Cheetah Deaths in India Mar Reintroduction Efforts


For centuries, cheetahs roamed vast swaths of India and prowled among lions, tigers and leopards. They were declared extinct in 1952 after decades of hunting by princely rulers and British colonizers, shrinking habitats and vanishing prey.

Last year, the Indian government sought to bring cheetahs back by reintroducing the species to the country, bringing 20 in from South Africa and Namibia.

Those efforts suffered another setback this month after the death of a third cheetah in 45 days at Kuno National Park, a wildlife sanctuary in the central Indian state of Madhya Pradesh. In the latest case, a female cheetah was killed during a violent interaction with two older males after they were put in the same enclosure for the purpose of mating.

Another male cheetah brought from South Africa in February died of apparent heart failure last month. And a female from the Namibia group, consisting of five males and three females, died of a suspected kidney ailment in March.

The three deaths prompted justices on India’s top court to implore the federal government to consider finding an alternative place for the newly resettled cheetahs.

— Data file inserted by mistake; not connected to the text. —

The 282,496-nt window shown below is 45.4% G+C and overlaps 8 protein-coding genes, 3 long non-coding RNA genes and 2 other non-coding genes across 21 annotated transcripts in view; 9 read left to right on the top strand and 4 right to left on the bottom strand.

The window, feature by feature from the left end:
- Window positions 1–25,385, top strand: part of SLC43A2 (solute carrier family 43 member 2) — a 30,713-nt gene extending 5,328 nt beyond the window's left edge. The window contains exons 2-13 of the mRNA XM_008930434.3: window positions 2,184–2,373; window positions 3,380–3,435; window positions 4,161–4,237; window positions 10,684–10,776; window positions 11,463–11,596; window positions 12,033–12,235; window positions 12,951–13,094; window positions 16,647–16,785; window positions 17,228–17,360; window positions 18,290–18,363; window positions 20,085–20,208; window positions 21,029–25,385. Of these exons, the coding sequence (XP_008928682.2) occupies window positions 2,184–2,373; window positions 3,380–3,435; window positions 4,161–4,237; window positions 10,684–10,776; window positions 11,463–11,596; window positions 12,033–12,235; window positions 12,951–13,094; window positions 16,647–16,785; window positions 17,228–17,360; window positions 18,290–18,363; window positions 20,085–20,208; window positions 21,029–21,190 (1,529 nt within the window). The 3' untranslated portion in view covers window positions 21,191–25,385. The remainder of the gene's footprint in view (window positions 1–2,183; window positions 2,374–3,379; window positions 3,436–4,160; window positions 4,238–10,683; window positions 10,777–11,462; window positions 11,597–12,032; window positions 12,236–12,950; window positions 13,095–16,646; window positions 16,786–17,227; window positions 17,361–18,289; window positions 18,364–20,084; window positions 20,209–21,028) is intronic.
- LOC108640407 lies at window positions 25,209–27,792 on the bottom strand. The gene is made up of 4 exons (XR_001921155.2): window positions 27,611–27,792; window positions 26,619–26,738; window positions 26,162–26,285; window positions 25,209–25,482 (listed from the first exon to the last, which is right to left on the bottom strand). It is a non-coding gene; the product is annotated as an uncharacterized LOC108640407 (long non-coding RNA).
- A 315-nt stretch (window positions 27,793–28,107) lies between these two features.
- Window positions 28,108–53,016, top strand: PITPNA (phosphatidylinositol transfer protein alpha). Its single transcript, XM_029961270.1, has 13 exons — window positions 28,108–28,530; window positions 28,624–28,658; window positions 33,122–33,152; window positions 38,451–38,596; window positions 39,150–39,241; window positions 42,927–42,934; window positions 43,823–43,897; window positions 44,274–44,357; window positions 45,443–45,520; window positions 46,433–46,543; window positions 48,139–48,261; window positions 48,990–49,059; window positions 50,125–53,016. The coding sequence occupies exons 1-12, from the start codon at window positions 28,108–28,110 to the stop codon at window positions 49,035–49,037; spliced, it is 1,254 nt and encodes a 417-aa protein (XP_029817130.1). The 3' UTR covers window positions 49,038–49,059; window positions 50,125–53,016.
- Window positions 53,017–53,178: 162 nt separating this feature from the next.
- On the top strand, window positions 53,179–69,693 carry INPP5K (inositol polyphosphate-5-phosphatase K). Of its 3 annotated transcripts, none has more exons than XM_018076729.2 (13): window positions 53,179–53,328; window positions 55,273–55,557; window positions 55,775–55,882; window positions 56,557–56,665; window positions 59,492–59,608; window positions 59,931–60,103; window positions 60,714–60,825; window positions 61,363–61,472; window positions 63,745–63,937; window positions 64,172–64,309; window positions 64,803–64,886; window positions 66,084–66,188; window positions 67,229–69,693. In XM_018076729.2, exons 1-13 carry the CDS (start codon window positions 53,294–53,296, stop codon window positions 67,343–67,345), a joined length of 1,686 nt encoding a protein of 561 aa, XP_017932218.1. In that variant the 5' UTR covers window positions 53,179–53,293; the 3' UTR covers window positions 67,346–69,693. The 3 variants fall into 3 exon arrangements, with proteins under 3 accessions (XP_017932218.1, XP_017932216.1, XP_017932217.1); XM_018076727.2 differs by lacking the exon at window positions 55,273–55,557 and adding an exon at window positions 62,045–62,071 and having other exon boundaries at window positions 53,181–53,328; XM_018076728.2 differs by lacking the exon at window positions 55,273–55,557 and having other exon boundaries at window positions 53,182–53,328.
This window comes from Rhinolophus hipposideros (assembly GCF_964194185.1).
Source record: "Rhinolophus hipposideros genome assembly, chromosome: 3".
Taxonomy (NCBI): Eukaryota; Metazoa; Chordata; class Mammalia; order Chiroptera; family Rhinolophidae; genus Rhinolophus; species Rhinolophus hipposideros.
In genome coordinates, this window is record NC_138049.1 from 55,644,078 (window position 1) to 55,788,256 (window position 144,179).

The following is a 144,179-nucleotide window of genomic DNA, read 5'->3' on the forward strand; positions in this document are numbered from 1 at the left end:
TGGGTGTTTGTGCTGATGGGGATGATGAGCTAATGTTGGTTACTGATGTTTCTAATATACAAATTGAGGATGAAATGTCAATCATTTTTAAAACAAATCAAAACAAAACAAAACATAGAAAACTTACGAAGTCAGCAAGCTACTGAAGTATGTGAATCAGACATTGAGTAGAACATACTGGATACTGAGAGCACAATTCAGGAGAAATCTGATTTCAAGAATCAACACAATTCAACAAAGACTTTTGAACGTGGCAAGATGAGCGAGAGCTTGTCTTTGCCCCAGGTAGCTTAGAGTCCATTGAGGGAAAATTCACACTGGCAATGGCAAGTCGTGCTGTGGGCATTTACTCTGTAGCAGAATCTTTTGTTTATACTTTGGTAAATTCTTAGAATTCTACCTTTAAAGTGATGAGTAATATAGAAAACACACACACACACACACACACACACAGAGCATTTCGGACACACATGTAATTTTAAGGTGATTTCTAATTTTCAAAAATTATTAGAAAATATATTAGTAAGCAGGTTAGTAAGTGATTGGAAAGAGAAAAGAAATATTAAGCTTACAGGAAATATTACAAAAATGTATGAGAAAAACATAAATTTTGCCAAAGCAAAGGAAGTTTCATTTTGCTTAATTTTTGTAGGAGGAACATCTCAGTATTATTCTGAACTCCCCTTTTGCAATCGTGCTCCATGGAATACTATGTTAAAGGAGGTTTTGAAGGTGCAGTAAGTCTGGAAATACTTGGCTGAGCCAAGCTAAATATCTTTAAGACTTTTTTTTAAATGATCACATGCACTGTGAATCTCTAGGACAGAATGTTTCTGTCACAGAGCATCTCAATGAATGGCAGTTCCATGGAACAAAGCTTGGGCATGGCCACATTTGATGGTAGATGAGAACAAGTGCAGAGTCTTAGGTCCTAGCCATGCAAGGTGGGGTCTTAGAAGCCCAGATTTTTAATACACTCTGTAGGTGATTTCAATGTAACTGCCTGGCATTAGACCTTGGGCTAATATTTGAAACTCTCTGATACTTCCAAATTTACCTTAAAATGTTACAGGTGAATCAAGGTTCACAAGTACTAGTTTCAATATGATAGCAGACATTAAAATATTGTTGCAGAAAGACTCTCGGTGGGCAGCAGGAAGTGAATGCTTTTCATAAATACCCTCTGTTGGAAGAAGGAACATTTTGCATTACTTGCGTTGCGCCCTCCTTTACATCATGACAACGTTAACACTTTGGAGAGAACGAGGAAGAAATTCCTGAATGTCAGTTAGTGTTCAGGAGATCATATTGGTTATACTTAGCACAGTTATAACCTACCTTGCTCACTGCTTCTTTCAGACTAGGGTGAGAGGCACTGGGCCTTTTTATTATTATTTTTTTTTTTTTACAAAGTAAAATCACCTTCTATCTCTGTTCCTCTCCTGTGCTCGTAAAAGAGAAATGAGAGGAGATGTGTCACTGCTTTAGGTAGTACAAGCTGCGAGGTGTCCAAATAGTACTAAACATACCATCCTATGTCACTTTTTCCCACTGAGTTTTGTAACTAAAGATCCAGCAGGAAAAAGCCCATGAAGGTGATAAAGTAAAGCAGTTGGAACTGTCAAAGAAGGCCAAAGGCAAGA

“Kuno is not sufficient to accommodate,” said the Supreme Court bench of Justices B.R. Gavai and Sanjay Karol in New Delhi on Thursday. They were referring to the wildlife sanctuary, where the authorities have kept the cheetahs since their relocation.

“You are getting animals from abroad and there might a complete extinction at one place,” the judges added. “Why don’t you try for some alternate remedy?”

They suggested that Prime Minister Narendra Modi’s government consider moving some of the cheetahs to Rajasthan, and cautioned that politics should not play a role. “Merely because Rajasthan is ruled by an opposition party does not mean you will not consider it,” the justices said.

The government’s representative, Aishwarya Bhati, told the court that the deaths are being investigated and that other locations were under consideration.

The violent mating death of the female cheetah known as Daksha raised some concerns that the cheetahs’ confinement at the Kuno sanctuary might have contributed to the males’ aggressive behavior.

Last month, a team of experts from South Africa suggested to Kuno park officials that two males should interact with Daksha. The gates of her enclosure were opened to two older big male cats, named Agni and Vayu, with whom she was brought to India in February.

Daksha died just hours after the two badly injured her during mating attempts. Jasbir Chauhan, a top conservator of forests, said the post-mortem report suggested that her skull had been “brutally crushed” by the two males and that her back was also badly injured.

“Those injuries caused her death,” Mr. Chauhan said. “We never expected that this will happen. This was an unfortunate incident.”

In an earlier interview Mr. Chauhan said the park officials did not have expertise in cheetahs and relied on the advice of the South African team.